Look for members of the Congressional Textile Caucus and textile-state senators to continue leaning on the administration to step up its activities to combat piracy of textile designs and illegal transshipments, and to do something about what the US industry sees as unfair subsidies resulting from currency manipulation by Asian nations.

The Environment: The Environmental Protection Agency (EPA) is expected soon to issue a final anti-air pollution regulation that will have an impact on textile finishing operations. Under development for more than five years, the so-called Maximum Achievable Control Technology standard could come at any time.

During the comment period on the standard, the American Textile Manufacturers Institute (ATMI) raised major concerns with the proposed standard, charging that it made erroneous assumptions about emissions and could force some companies to drop certain product lines, including some used by the Armed Forces. The EPA is about to issue a proposed standard covering emissions from boilers. The standard could cause problems for textile facilities that still burn coal.

Consumer Product Regulations: Textile manufacturers for the most part seem to be comfortable with the new chairman of the Consumer Product Safety Commission (CPSC), Hal Stratton, who they believe will take a balanced approach to regulations and put more emphasis on need, scientific data and economic feasibility.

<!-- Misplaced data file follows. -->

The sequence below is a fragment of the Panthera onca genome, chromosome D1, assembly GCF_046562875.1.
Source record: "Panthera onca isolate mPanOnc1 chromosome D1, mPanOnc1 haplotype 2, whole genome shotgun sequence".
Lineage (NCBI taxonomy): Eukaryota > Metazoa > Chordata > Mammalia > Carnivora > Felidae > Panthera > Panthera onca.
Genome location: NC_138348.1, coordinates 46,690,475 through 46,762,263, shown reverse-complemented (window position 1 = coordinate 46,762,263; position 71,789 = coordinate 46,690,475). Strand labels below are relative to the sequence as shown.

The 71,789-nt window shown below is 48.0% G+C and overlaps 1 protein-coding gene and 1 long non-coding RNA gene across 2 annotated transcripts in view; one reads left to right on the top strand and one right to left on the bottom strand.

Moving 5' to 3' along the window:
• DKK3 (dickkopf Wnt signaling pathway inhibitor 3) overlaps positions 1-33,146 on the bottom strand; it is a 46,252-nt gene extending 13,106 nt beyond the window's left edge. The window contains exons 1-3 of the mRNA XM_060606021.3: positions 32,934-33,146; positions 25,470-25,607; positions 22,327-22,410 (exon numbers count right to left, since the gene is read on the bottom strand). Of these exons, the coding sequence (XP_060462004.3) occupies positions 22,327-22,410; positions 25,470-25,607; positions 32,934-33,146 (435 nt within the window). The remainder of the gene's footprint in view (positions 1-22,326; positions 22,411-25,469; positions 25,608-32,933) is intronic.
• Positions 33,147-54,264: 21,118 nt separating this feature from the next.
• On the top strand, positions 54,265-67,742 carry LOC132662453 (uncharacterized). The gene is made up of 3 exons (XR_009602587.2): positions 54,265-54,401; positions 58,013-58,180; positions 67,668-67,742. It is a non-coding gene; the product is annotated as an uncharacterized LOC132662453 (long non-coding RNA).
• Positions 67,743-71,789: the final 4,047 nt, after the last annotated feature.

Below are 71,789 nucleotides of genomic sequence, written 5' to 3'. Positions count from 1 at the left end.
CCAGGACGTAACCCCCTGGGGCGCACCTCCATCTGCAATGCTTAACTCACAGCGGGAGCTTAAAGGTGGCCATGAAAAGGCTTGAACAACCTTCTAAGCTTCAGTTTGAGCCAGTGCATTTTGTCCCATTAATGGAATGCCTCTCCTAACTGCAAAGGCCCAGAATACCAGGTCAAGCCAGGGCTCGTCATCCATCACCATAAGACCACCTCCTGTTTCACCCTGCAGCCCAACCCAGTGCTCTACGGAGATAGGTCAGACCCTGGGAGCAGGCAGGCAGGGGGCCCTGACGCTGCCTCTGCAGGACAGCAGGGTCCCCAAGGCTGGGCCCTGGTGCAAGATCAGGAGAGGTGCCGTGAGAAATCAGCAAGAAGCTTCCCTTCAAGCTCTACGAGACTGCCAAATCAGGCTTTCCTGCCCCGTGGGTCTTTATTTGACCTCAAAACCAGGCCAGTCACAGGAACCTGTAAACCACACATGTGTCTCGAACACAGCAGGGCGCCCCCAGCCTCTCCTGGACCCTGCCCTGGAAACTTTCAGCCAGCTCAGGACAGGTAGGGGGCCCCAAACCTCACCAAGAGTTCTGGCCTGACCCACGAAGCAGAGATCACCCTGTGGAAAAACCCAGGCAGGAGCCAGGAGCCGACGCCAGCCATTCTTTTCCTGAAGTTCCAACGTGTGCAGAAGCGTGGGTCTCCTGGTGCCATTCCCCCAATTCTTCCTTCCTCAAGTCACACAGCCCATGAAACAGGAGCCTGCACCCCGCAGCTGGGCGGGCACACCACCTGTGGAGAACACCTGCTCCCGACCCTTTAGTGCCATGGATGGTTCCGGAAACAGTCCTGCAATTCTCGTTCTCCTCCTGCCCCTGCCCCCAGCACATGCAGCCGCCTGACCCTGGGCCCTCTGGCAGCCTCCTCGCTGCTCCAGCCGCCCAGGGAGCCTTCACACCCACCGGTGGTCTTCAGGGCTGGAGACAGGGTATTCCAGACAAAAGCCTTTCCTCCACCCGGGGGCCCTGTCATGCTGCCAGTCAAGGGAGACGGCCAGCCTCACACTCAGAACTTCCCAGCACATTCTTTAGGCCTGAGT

In a major development, CPSC has issued a notice of proposed rule-making calling for an overhaul of the 50-year-old Flammable Fabrics Act, saying the act is out of step with today’s products and cleaning and care practices. In addition, the commission is in the process of gathering information with the thought of developing a new standard covering small flame exposure to upholstered fabric. And in a related development, the California Bureau of Home Furnishings and Thermal Insulation is in the process of revising its standard covering small open-flame exposure to upholstered furniture.

United States Proposes Eventual Elimination Of Tariffs